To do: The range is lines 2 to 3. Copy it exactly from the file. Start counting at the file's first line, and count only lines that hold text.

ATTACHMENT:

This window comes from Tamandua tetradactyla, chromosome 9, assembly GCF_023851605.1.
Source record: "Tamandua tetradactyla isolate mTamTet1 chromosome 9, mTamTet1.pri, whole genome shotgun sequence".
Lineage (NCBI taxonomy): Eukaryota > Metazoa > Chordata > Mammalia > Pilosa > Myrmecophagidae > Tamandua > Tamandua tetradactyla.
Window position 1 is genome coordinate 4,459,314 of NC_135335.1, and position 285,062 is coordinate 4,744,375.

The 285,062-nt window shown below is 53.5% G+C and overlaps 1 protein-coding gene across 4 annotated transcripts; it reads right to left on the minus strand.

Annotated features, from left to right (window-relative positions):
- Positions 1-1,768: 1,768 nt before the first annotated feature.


Source record: "Tamandua tetradactyla isolate mTamTet1 chromosome 9, mTamTet1.pri, whole genome shotgun sequence".
Lineage (NCBI taxonomy): Eukaryota > Metazoa > Chordata > Mammalia > Pilosa > Myrmecophagidae > Tamandua > Tamandua tetradactyla.